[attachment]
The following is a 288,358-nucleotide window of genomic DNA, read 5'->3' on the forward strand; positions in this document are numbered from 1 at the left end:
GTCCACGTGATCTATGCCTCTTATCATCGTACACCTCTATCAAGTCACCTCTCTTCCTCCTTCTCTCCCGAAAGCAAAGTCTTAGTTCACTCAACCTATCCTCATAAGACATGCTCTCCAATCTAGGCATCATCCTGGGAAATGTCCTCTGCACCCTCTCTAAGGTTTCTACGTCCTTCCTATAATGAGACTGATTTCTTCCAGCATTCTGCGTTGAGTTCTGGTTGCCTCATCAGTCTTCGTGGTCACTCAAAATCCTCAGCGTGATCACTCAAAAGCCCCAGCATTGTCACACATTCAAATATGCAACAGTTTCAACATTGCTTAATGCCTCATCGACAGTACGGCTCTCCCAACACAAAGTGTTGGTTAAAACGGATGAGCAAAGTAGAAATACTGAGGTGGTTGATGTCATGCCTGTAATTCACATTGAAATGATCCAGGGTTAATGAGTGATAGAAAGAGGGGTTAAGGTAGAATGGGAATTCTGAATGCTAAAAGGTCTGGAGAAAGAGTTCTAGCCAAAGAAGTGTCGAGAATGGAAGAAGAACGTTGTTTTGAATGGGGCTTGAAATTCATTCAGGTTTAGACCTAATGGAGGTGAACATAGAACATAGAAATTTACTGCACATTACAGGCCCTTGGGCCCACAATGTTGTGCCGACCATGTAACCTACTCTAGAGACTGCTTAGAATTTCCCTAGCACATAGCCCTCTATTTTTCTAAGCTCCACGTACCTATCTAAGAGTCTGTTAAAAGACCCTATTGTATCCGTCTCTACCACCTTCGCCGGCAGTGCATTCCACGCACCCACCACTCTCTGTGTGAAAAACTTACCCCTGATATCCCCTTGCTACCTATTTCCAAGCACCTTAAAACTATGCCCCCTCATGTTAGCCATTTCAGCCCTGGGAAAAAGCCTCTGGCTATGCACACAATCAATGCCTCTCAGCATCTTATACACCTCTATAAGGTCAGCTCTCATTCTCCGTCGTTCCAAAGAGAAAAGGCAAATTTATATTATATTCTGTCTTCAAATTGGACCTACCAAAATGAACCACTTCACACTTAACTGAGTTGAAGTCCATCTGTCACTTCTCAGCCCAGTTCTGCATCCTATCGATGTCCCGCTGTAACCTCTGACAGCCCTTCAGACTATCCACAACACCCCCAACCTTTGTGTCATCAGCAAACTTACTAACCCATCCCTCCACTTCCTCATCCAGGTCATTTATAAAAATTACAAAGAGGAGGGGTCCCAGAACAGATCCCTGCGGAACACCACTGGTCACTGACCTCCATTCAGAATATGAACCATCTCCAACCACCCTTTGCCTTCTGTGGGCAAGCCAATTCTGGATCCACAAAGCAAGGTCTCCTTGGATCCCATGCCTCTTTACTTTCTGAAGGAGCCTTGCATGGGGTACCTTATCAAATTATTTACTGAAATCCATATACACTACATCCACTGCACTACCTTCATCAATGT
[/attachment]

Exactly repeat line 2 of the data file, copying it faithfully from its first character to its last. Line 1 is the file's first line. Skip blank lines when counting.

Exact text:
GTCCACGTGATCTATGCCTCTTATCATCGTACACCTCTATCAAGTCACCTCTCTTCCTCCTTCTCTCCCGAAAGCAAAGTCTTAGTTCACTCAACCTATCCTCATAAGACATGCTCTCCAATCTAGGCATCATCCTGGGAAATGTCCTCTGCACCCTCTCTAAGGTTTCTACGTCCTTCCTATAATGAGACTGATTTCTTCCAGCATTCTGCGTTGAGTTCTGGTTGCCTCATCAGTCTTCGTGGTCACTCAAAATCCTCAGCGTGATCACTCAAAAGCCCCAGCATTGTCACACATTCAAATATGCAACAGTTTCAACATTGCTTAATGCCTCATCGACAGTACGGCTCTCCCAACACAAAGTGTTGGTTAAAACGGATGAGCAAAGTAGAAATACTGAGGTGGTTGATGTCATGCCTGTAATTCACATTGAAATGATCCAGGGTTAATGAGTGATAGAAAGAGGGGTTAAGGTAGAATGGGAATTCTGAATGCTAAAAGGTCTGGAGAAAGAGTTCTAGCCAAAGAAGTGTCGAGAATGGAAGAAGAACGTTGTTTTGAATGGGGCTTGAAATTCATTCAGGTTTAGACCTAATGGAGGTGAACATAGAACATAGAAATTTACTGCACATTACAGGCCCTTGGGCCCACAATGTTGTGCCGACCATGTAACCTACTCTAGAGACTGCTTAGAATTTCCCTAGCACATAGCCCTCTATTTTTCTAAGCTCCACGTACCTATCTAAGAGTCTGTTAAAAGACCCTATTGTATCCGTCTCTACCACCTTCGCCGGCAGTGCATTCCACGCACCCACCACTCTCTGTGTGAAAAACTTACCCCTGATATCCCCTTGCTACCTATTTCCAAGCACCTTAAAACTATGCCCCCTCATGTTAGCCATTTCAGCCCTGGGAAAAAGCCTCTGGCTATGCACACAATCAATGCCTCTCAGCATCTTATACACCTCTATAAGGTCAGCTCTCATTCTCCGTCGTTCCAAAGAGAAAAGGCAAATTTATATTATATTCTGTCTTCAAATTGGACCTACCAAAATGAACCACTTCACACTTAACTGAGTTGAAGTCCATCTGTCACTTCTCAGCCCAGTTCTGCATCCTATCGATGTCCCGCTGTAACCTCTGACAGCCCTTCAGACTATCCACAACACCCCCAACCTTTGTGTCATCAGCAAACTTACTAACCCATCCCTCCACTTCCTCATCCAGGTCATTTATAAAAATTACAAAGAGGAGGGGTCCCAGAACAGATCCCTGCGGAACACCACTGGTCACTGACCTCCATTCAGAATATGAACCATCTCCAACCACCCTTTGCCTTCTGTGGGCAAGCCAATTCTGGATCCACAAAGCAAGGTCTCCTTGGATCCCATGCCTCTTTACTTTCTGAAGGAGCCTTGCATGGGGTACCTTATCAAATTATTTACTGAAATCCATATACACTACATCCACTGCACTACCTTCATCAATGT